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Crossfire towns

Eye-to-eye across the US-Mexican border, two communities confront drugs, guns, and misconceptions.

Drug-war gunfire on the Mexican side can literally be heard just across the border in Columbus, N.M,.

Tony Avelar / The Christian Science Monitor

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The dust and heat of the Chihuahuan Desert blanket these twin border towns in sleepiness – the better to draw tourists and retirees looking for a cheap place to relax or settle; the better, too, for secretive gunrunners headed south of the border and illegal immigrants and drug smugglers headed north.

So it's no surprise that Esperanza Lozoya seems a bit shell-shocked and never far from tears as she points out Palomas's "historic" landmarks in Mexico's drug wars. Here is a pock-marked wall where a friend's son was gunned down last spring; there, near the elementary school, is the weed-strangled lot where she had to help a neighbor identify two bodies left in the grime; further along is the house with no window glass, where someone tossed a grenade; and then there are the empty houses of a quarter of the town's population – including the police chief – that has packed up and left.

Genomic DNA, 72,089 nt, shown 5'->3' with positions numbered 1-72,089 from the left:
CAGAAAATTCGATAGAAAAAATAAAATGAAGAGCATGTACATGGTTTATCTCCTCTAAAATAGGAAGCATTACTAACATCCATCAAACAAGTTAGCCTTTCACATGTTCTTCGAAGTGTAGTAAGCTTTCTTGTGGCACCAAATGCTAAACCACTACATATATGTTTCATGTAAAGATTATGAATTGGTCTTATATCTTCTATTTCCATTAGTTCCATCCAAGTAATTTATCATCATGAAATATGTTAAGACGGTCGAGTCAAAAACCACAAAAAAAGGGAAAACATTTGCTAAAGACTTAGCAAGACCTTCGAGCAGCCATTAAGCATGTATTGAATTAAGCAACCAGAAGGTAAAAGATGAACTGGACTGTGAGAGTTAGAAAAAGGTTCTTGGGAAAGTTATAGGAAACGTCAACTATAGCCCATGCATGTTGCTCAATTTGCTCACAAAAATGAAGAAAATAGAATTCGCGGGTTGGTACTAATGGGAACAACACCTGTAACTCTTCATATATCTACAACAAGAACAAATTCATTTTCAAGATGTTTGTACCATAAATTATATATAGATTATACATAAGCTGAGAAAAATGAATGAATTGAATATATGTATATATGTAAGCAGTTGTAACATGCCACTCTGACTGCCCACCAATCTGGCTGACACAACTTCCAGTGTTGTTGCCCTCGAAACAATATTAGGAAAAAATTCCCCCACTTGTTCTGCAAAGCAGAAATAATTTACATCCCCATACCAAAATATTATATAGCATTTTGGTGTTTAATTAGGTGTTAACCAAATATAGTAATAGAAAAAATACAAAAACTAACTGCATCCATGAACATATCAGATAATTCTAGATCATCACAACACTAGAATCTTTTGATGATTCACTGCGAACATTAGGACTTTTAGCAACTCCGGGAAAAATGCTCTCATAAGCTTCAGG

In 2008, when Palomas became a flash point in the deadly rivalries between Mexican drug traffickers, Ms. Lozoya, like many here, found herself diving for cover in her own backyard. While Ciudad Juárez, a city of 1.5 million 80 miles east, had 1,600 drug-related murders last year, Palomas was statistically more dangerous with 40.

Palomas is a town of 8,500 scared residents. And their 2,300 neighbors on the US side in Columbus, while not terrified, are wary of the violence and its effects on the image and economy of the region.


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